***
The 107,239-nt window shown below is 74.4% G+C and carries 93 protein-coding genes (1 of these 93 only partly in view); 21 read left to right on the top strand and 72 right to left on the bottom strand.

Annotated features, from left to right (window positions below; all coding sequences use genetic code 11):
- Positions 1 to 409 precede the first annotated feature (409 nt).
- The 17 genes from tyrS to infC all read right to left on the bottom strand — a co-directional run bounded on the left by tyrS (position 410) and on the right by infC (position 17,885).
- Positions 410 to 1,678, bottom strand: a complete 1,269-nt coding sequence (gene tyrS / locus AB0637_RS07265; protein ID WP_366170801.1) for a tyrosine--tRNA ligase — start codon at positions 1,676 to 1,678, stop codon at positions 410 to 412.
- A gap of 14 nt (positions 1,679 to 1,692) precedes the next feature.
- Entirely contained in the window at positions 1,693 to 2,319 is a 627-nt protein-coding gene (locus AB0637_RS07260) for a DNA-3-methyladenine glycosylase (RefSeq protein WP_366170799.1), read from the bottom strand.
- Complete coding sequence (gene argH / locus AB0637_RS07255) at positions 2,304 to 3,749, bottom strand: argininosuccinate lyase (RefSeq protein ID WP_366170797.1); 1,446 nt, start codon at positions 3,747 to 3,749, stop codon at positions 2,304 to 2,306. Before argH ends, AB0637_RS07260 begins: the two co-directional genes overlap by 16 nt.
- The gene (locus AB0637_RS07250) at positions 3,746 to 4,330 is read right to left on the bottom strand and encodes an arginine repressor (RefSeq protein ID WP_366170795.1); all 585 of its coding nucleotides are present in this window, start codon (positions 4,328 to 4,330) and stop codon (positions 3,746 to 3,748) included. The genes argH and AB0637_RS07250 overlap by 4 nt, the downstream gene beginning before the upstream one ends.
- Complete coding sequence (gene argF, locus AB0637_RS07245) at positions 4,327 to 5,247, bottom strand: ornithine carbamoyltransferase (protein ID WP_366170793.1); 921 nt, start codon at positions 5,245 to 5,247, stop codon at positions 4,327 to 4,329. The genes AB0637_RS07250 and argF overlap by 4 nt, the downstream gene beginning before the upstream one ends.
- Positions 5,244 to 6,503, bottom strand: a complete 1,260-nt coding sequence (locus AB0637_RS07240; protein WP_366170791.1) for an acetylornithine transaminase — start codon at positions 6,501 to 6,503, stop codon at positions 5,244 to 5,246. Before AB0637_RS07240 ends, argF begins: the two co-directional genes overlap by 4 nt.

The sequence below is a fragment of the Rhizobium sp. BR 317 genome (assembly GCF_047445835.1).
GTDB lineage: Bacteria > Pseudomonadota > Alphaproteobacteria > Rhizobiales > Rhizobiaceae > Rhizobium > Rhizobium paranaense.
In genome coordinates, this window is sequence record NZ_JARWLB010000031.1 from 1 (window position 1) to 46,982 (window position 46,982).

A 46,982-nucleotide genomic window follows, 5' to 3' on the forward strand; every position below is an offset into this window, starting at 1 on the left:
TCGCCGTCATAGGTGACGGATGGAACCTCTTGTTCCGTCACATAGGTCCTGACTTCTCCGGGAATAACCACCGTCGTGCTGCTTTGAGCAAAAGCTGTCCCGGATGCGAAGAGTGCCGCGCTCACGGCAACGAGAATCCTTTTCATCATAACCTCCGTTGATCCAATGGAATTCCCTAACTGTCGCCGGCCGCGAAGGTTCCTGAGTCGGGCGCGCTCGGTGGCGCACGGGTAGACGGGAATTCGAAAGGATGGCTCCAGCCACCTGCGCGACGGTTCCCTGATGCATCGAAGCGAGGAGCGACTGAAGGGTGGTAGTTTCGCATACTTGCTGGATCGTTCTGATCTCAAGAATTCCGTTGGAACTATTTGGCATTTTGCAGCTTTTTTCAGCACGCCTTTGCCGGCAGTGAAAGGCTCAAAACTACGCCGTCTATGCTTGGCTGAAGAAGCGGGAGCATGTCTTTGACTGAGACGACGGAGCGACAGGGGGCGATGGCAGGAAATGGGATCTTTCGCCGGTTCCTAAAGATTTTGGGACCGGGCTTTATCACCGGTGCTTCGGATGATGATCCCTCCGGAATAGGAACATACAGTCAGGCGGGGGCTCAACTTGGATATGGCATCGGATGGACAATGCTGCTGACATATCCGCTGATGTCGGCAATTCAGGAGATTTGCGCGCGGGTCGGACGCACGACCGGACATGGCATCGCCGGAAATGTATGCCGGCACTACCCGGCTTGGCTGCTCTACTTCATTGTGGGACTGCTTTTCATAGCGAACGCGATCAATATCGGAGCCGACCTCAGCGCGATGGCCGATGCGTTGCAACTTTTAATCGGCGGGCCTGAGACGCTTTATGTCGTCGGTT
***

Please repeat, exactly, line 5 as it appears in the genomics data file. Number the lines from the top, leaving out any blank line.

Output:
- Positions 410 to 1,678, bottom strand: a complete 1,269-nt coding sequence (gene tyrS / locus AB0637_RS07265; protein ID WP_366170801.1) for a tyrosine--tRNA ligase — start codon at positions 1,676 to 1,678, stop codon at positions 410 to 412.